Tuesday, June 25, 2013

Sour Cherry Picking

Last weekend, hubby and I went and did our annual sour cherry picking expedition and picnic. Sour cherries are only available for a very, very short time up here in Virginia (less than 2 weeks), so we make sure to make time to go picking. I’ve rarely seen sour cherries available at the farmer’s markets and if they are there, they cost a fortune, so it’s worth going out of our way. They are also a very delicate fruit, so you will never see them in the grocery store outside a can or freezer case. The orchard we go to charges a dollar a pound, which is a total bargain as far as I’m concerned.

Before last year, I had never even SEEN a cherry tree, much less pick cherries. I was again amazed at picking such wonderful and exotic fruit (to me) that wasn’t citrus. I get the same feeling about apples, pears, and peaches, as I didn’t grew up around these kinds of fruit trees in Florida. Sour cherries are THE ultimate pie and canning cherry to use, as the sour flavor is tamed by all the sugar used in both recipes. To me, the epitome of cherry flavor comes from sour cherries and it’s one of my most favorite fruits.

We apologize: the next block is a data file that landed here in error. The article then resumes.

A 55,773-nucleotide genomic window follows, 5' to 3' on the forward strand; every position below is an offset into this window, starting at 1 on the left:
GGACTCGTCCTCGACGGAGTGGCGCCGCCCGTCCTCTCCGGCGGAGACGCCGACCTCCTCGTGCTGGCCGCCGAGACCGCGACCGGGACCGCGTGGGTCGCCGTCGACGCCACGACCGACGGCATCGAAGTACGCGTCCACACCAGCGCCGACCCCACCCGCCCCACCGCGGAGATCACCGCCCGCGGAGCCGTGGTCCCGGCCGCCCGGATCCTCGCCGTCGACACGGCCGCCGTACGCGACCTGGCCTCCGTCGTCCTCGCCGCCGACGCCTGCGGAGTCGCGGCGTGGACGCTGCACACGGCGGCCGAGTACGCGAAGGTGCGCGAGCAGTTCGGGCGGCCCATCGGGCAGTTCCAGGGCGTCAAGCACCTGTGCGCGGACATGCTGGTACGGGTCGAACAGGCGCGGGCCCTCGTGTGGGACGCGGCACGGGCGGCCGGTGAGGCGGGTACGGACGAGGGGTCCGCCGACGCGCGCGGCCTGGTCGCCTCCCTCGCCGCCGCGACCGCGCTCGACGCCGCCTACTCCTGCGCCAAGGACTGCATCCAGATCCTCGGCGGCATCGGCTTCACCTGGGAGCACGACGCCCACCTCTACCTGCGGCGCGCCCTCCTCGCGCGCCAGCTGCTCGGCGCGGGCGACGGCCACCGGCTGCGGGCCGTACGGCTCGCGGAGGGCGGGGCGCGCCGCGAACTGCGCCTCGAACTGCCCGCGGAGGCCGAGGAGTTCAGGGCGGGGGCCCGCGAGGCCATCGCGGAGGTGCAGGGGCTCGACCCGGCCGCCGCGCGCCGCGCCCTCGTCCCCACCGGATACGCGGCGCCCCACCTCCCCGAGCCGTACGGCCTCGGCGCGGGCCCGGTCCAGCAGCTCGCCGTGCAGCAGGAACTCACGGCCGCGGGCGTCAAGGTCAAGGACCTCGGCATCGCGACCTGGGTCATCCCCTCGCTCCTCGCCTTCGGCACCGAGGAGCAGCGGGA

The orchard was packed and it was a perfect day for cherry picking. Hubby and I initially staked out a tree, and then moved around the orchard to find the “perfect” tree. Some trees had smaller cherries and some bigger, some riper, some greener. We made our way around, occasionally popping one of the darker, riper, less sour cherries in our mouths. In the quieter part of the orchard, we’d pick in silence while eavesdropping in other people’s conversations. I loved hearing what people were going to do with the cherries when they got home. Were they going to make a pie, ice cream, jam? Surprisingly to me, there was an unusually large amount of Middle Easterners in the orchard; I remembered that from last year too. My guess is that sour cherries are very prized in their culture for desserts. My favorite part was watching new comers taste the cherries for the first time then scrunch up their faces and spit them out. I guess they didn’t know they weren’t sweet! We’ve had so much rain this spring that sweet cherries weren’t even available, but that’s perfectly fine by me.

After picking just shy of 30 lbs, we put up a small picnic spot in the shade of one of the trees and enjoyed a bottle of wine while watching young and old sour cherry enthusiasts busy themselves in the orchard. Later, when we got home, we pitted our entire haul and divided it into quart-sized freezer bags for the freezer. This will last us all year for pies, jams, sauces, and whatnot. Raspberries are next!

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